• June 2020

Five questions with Mike Grigsby


Mike Grigsby started his role as Director of Innovation and Technology for the City of Sioux Falls in April. He previously worked in the public service sector in Kansas City for 13 years and for two years with Cisco Systems, Inc. overseeing Smart+Connected Communities practice for North America. He currently serves as an Advisor for University Innovation Fellows at William Jewell College and on the IoT Advisory Committee with CompTIA. Mike and his wife Mara have three children and two grandchildren.

Q: What attracted you to Sioux Falls and your position with the City?

A: Sioux Falls is my wife’s hometown; I’ve been visiting the city and watching its growth and progress for nearly twenty years. The progressive nature of the city and its incredibly stable position is what drew me to this opportunity. I have worked with numerous cities across the country and very few are as poised to capitalized on the opportunities in the coming years as Sioux Falls. I believe the city will stand as a marquee example of what the new American City will look like in the years ahead.

Q: How do you approach challenges?

A: My approach has changed over the years to consider the macro as well as the micro-components. I try to view challenges holistically and think of the end first, then work backward to identify the steps to achieve it. I also think in terms of use cases, looking to address as many challenges as possible with each solution. Thinking in this way reminds me that each challenge is made up of multiple components that can be addressed individually or collectively and helps set realistic goals for outcomes.

Q: Name a tool could you not live without.

A: The smart phone may be the single greatest invention in the past twenty years. The ability to literally carry the world in your pocket still blows my mind. Accessing information the way you want, when you want, in the format you want cannot be understated. It is a portal to limitless opportunity. No tool, however, does not come without pros and cons. Using this amazing tool the right way is what will unlock countless doors to the future, yet there are still equity divides that we need to work to bridge in order to help as many people as possible learn how to use this incredible key to unlock their own bright futures.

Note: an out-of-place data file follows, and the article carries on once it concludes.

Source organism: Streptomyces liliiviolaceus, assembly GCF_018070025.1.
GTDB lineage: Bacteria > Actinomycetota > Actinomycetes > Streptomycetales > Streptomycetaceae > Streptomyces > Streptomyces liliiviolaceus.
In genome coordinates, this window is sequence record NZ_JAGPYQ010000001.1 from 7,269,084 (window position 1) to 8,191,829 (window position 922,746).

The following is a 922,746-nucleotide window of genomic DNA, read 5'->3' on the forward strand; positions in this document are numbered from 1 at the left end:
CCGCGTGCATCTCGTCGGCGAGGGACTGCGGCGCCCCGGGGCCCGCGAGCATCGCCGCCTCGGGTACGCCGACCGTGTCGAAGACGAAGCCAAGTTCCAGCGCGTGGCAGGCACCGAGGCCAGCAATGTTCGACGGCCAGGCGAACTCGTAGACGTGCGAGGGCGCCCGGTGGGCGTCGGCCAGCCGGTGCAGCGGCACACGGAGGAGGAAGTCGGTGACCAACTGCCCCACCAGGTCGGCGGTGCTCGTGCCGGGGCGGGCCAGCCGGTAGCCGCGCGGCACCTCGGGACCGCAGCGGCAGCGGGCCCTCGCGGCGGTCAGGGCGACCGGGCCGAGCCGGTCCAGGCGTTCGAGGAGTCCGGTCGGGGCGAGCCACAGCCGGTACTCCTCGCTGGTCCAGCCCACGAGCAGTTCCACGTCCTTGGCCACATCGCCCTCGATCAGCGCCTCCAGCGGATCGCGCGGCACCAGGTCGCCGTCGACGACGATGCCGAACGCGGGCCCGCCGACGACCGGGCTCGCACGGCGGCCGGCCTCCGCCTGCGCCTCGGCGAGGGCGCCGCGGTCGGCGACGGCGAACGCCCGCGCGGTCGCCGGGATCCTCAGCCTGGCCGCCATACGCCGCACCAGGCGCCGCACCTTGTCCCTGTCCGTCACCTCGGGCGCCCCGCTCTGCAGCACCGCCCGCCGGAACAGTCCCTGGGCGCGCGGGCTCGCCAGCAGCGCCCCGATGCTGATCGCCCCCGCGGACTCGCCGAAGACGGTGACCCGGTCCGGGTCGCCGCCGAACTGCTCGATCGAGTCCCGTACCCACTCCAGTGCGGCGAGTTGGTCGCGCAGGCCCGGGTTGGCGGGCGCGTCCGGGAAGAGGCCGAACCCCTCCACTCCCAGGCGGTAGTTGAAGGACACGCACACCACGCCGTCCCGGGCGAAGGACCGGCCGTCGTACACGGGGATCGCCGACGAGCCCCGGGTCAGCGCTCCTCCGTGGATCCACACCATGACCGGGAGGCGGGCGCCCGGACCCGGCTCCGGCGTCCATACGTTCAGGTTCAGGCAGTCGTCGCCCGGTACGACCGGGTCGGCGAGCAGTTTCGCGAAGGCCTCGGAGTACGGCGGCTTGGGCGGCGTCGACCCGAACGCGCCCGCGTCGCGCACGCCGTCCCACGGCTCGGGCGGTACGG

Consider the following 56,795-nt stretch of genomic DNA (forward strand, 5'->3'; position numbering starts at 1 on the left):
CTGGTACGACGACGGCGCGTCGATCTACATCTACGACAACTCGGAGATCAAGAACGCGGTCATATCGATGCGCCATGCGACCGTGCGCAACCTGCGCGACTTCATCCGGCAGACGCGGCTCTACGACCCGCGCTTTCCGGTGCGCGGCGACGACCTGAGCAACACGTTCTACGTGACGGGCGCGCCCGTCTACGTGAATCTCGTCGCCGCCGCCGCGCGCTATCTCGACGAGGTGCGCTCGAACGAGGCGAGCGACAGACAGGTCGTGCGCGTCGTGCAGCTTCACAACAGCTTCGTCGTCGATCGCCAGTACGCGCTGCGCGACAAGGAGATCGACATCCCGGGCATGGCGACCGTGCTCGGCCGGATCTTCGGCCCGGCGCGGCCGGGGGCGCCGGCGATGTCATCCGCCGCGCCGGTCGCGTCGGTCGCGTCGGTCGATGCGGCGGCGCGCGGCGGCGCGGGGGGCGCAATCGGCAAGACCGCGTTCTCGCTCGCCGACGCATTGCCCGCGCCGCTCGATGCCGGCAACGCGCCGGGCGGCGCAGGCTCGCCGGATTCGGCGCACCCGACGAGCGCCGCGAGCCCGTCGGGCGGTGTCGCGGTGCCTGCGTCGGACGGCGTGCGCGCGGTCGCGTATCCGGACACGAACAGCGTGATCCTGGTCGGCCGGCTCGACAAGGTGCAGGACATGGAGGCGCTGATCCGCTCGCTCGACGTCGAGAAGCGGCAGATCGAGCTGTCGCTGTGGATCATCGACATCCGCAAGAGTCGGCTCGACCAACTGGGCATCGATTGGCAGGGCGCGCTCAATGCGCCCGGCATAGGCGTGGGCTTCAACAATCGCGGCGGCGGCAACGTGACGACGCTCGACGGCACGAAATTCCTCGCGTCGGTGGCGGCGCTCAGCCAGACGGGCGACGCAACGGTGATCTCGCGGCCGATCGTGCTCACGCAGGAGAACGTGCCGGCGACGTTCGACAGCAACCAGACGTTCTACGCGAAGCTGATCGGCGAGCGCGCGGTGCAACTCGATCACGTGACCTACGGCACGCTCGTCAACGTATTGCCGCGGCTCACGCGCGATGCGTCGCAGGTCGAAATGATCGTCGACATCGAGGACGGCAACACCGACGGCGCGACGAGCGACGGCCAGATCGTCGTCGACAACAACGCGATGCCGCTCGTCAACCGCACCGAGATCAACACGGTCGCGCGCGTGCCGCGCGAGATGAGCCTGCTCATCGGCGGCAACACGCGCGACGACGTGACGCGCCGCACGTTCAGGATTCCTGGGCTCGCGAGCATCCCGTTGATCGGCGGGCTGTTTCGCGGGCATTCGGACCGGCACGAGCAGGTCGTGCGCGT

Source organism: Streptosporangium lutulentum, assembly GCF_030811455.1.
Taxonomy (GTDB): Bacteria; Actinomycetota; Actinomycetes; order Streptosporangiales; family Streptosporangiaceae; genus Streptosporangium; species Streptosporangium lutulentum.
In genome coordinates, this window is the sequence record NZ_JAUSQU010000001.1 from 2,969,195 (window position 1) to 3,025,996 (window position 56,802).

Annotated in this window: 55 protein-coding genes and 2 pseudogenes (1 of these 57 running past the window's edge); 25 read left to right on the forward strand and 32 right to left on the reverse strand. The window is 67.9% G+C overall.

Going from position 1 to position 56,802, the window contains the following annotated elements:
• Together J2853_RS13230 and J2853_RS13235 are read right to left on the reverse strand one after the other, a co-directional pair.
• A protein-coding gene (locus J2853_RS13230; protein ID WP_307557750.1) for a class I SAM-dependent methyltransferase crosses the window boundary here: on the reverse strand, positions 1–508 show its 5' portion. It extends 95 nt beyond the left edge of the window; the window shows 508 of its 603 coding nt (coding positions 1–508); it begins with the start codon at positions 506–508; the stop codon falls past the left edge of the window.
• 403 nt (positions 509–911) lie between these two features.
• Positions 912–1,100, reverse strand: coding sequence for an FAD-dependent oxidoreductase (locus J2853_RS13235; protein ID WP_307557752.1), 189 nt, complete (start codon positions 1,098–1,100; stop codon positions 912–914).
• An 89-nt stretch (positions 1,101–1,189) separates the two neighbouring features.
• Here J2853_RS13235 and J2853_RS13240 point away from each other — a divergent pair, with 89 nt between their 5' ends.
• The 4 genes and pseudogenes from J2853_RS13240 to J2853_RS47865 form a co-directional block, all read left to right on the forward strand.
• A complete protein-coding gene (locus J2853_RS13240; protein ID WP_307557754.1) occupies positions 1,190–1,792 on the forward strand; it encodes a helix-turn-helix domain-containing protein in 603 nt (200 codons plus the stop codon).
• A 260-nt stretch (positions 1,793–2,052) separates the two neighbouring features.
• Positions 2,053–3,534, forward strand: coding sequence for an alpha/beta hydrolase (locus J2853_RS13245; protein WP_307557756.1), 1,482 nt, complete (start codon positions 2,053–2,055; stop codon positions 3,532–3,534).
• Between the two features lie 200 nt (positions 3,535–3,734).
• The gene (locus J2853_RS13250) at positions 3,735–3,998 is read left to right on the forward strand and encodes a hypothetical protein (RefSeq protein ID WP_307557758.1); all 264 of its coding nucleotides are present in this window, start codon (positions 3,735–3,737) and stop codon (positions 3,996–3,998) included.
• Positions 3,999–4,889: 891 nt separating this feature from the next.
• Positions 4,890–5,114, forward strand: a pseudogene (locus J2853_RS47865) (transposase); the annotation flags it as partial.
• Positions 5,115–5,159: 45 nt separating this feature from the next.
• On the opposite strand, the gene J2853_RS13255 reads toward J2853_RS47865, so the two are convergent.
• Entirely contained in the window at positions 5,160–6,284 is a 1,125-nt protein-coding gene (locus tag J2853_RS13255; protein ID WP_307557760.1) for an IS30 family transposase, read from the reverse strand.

Q: What are you reading right now?

A: I’m re-reading Abundance: The Future is Better than You Think, by Peter H. Diamonds. The book was written in 2012 and gave a glimpse into ways that technology was shaping our environments then and a forecast of how it would continue to shape our future. What I find amazing is how accurate some of the predictions have been. Others may not be a firm reality yet, but are well on their way. What I love most about this book is the re-positioning of the impact technology has on our society, and the emphasis the author places on using technology as a means to augment our human experiences, not as a replacement of them.

Q: What is the best piece of advice you have received?